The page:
Good morning. Welcome to those here in the Dome and those online. This morning a few of us will be sharing themes from this week’s Pulse of Spirit, entitled “Walking Between Worlds,” by David Karchere. Many of you know that David is leading a “Discovering the Magic of King Arthur” tour in the south of England. There are a group of sixteen with him, and they have been visiting a number of sacred sites, including Glastonbury, Cadbury Castle, Tintagel, and Stonehenge. In the Pulse of Spirit, David invites us to explore the inner dimension, or inner landscape, of the sacred as we know it and as it comes through us.
I would like to share a portion of the Pulse of Spirit, where David is speaking about the four elements of the sacred, and something of the areas and sacred sites they are visiting.
Our journey has led me to consider the significance of sacred sites—places that evoke the deepest human experiences…. What are the elements that lead to a deep human experience of the sacred in a certain place? Here are four elements that often contribute to the experience:
Physical presence. The Glastonbury Tor is a large, steep hill that rises out of the Somerset Levels…. The Tor is a remarkable feature in the landscape, visible from miles away. It is a beautiful site but, more than that, it has an energetic presence that can easily be felt….
A humanly created physical structure built with a specific intention…. Stonehenge arises out of the Salisbury Plain like nothing else around it. Ancient pilgrims from as far away as Central Europe came to find healing from the giant stones and a sense of orientation in the solar cycle as the structure marked the coming of the winter solstice.
A story…. Often the story surrounding a sacred site is a story of origin, such as the story of the origin of Camelot or the conception of King Arthur at Tintagel.
Ritual. People come to Glastonbury to climb the Tor. Sometimes it is a spiral climb, but most often it is a more direct climb to St. Michael’s Chapel at the top. For some it is a walk up a hill like any other. For others the climb is a ritual and a meditation—an opportunity to enter the magic of the place.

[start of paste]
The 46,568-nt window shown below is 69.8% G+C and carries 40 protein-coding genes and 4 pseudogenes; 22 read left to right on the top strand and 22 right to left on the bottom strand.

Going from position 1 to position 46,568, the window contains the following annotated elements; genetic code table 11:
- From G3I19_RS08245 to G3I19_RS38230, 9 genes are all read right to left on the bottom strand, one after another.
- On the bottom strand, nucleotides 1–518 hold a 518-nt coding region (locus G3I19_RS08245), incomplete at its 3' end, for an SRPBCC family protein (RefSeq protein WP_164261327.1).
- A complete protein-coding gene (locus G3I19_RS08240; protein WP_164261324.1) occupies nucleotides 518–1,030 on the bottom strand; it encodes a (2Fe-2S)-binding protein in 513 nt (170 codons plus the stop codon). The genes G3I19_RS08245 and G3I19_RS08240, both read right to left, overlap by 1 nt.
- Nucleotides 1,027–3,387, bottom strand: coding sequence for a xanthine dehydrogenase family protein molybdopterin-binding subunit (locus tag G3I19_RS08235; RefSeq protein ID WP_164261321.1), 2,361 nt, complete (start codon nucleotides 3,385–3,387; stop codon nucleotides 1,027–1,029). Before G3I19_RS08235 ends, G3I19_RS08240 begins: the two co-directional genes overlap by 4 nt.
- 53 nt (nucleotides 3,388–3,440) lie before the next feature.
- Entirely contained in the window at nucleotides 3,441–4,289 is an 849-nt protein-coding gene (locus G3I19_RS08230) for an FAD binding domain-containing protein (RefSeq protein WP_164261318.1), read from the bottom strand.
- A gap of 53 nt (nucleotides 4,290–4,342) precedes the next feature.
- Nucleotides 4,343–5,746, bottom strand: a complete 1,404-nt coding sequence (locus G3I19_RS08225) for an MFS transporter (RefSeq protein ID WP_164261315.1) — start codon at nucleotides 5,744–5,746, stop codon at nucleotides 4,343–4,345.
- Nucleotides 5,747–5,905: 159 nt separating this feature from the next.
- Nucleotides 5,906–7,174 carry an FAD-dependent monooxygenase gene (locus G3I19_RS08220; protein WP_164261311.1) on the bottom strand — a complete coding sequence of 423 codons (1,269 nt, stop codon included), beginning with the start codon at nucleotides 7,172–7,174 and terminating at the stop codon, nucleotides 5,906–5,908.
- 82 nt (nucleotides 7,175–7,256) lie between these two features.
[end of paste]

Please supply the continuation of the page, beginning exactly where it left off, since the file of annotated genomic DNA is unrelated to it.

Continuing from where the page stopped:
I encourage you to use these four elements of sacred sites to enter the inner sacred landscape more deeply.
When we shared this piece during our service preparation, what struck me was that magical dimension of the sacred that we might say is like entering into grace. There is a certain beauty, there is a pattern of truth and accuracy, and there is grace. There was the awareness in me that each of us individually is a sacred site when we are allowing the sacred to come through us. And that is the same opportunity for each of us, regardless of our age, our education or training, our position, our role. We all have the ability to bring the sacred into our day-to-day living.
I find the key to that is the heart. When my heart is open to the sacred, it comes through. And that doesn’t mean that we can’t have fun or that we can’t be ourselves or can’t have a sense of humor. I believe that the sacred is present in every aspect of our humanity. The sacred is not separate from who we are. The sacred is always present, always accessible. We always have the opportunity to bring it, even in a small way, through how we are with one another; how we are in relationships, those we live with, those we work with; how we are in nature, how we open to the beauty of this living Earth; music, the arts. The sacred is at our fingertips. It is always available.
And with David’s invitation to explore the inner landscape, there is an opportunity to be still, to breathe, to ground, to relax into that experience, as we did listening to that beautiful music earlier, and to feel a certain sense of flow that is always present when we are present with the sacred. I loved what David had to say about physical presence and a structure that has purpose, because again, my experience is that this is how we are built. This is what we are created to be: a beautiful presence, sacred presence, with meaning and purpose flowing through us. With the sacred, there is an aspect of loving goodness. We had someone here recently who performed in the Dome and spoke of loving goodness. I thought that was so beautiful and so immediate. Again, always present, always accessible to us.
Often, if we are blocking the sacred it is because we do not feel worthy or we do not have enough experience of it for it to be real to us. I find that holding the intention and placing my attention on the sacred, on grace, on beauty, love and truth, brings more of that. And something I have found in my life is that even if I did not feel it at a particular moment, I could still hold the intention to feel it—almost like imagining or remembering times when I have felt it. The sacred can begin to flow through us at any time—through our words, how we are with one another, the things we say to one another, and how we honor each other as sacred beings.